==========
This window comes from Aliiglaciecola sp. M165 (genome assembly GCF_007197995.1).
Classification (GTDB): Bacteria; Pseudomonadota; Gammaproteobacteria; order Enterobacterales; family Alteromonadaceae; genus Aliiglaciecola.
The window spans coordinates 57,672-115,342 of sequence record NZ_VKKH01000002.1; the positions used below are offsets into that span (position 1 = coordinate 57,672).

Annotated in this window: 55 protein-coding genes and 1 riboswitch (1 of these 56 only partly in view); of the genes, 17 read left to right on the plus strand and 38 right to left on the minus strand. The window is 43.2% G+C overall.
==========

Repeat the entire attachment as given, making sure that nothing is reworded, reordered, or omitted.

This window comes from Aliiglaciecola sp. M165 (genome assembly GCF_007197995.1).
Classification (GTDB): Bacteria; Pseudomonadota; Gammaproteobacteria; order Enterobacterales; family Alteromonadaceae; genus Aliiglaciecola.
The window spans coordinates 57,672-115,342 of sequence record NZ_VKKH01000002.1; the positions used below are offsets into that span (position 1 = coordinate 57,672).

Annotated in this window: 55 protein-coding genes and 1 riboswitch (1 of these 56 only partly in view); of the genes, 17 read left to right on the plus strand and 38 right to left on the minus strand. The window is 43.2% G+C overall.